Game of Thrones:
To Westeros, Skirting Middle-earth
With so many Westeros-lovers looking forward to their third season of Game of Thrones—and you can include me amongst them—I thought that there would be no harm in having a very quick glance back at the first two, just to whet the appetite even farther.
The initiated know of course that this is what is known as High Fantasy and is based on the hugely (and huge) successful series of books by George R. R. Martin, which go under the blanket title of A Song of Ice and Fire. They are set on an alternative earth, the kind of medieval feudalist society favoured by so many writers of this type of fantasy.
Although the similarities aren’t really all that great when you take more than a cursory glance, it does seem to be impossible to talk about Game of Thrones without at least mentioning J. R. R. Tolkien’s massive saga of Middle-earth The Lord of the Rings. In fact the purely fantasy elements (outside of the fact that we are on an alternative Earth) are pretty much kept to a minimum with Thrones, especially in the first season, whereas they are an absolutely integral aspect of Tolkien.
I’ll have to put my hands up here and admit that despite trying twice over the years, I have never been able to get much more than under half-way through The Lord of the Rings. I know, I know; some of you will dismiss me immediately for uttering such a heresy but the fact remains: whilst I could admire Tolkien’s intellectual achievement in creating a world that many return to quite obsessively over and over (and I do like obsessives), the net effect leaves me completely cold.
I likewise admired Peter Jackson’s heroic cinema adaptations whilst wishing that he would return to the wit of earlier features like Heavenly Creatures and The Frighteners; or even his spoof documentary Forgotten Silver. And I do hope that Tolkien fans appreciate what Jackson has done for them. As a Robert E. Howard enthusiast I would gladly sacrifice Tony Blair’s life for an equivalent rendering of Conan’s Hyborian Age, instead of the two tepid attempts we’ve had so far. And in fact the Hyborian Age of Howard is much closer in feel to Martin’s Westeros. Sorcery is there but isn’t all-pervasive. What you do get is a feeling of political intrigue and utter ruthlessness in pursuit of kingdoms and power. Remember, when you play the game of thrones, you play to win, as Eddard Stark (Sean Bean) found to his cost.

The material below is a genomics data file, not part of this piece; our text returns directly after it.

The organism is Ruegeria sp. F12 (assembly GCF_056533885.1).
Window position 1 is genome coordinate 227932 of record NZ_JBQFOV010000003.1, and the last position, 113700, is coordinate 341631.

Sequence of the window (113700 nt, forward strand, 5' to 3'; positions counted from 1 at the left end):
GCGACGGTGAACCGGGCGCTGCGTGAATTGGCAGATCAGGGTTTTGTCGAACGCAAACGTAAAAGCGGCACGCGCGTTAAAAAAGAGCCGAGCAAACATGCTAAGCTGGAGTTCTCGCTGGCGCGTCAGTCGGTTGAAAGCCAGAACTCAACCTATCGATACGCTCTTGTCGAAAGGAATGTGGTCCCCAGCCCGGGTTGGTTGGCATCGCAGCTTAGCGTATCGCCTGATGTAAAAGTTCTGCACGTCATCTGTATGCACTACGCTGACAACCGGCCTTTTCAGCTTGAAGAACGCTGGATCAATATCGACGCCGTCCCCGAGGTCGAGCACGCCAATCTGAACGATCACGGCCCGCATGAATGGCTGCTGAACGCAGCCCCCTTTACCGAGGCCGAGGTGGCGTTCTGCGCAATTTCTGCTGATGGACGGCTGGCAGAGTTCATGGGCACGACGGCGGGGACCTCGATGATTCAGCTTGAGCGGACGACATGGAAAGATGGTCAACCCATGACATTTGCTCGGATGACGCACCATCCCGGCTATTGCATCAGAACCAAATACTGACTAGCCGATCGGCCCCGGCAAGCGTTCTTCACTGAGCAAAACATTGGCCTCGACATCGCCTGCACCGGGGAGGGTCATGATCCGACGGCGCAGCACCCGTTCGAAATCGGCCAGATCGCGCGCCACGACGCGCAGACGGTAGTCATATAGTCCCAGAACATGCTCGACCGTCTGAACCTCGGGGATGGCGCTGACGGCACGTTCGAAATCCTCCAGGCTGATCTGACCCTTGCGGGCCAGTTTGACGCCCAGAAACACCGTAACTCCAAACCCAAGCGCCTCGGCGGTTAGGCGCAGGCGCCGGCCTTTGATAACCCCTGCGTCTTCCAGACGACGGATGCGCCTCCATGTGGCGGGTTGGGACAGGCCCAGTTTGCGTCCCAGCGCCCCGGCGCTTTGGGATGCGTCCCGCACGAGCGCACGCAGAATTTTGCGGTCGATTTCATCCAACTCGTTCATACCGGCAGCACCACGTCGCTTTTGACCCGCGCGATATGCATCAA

It’s not for nothing that the blurb on the front of the Ice and Fire novels proclaims these characters to be so venomous that they could eat the Borgias. For once the writer of a cover blurb shouldn’t be arrested for false advertising.
Tolkien’s Hobbits, on the other hand, have always intensely irritated me. There’s just too much of the Home Counties English feel about them and indeed the whole class system of a vanished English era is felt throughout the sequences set in the Shire. Watching the third part– The Return of the King— I couldn’t help wondering why Gandalf, the Elves and the whole bloody lot of them were hailing Frodo as the hero when it seemed to me to be Sam who was doing all the donkey work and getting bugger all credit for it. There he was, stolid and dependable, carrying the other little sod up and down mountains galore with a merry “Buck up now Mr. Frodo; let’s not be hearing you talking loik that. We’ve got to throw that nasty old ring away or Emmerdale will be destroyed.” And then the little shit gets feted and carried away into the sunset whilst Sam is left on his arse? Ach here, now.
Another thing that drives me mad is the way that they burst into a well-rehearsed song at the drop of a hat. The most representative of a song in Thrones is that charming ode to bestiality “The Bear and the Maiden Fair”. (See below.) There are a few others but that’s my favourite.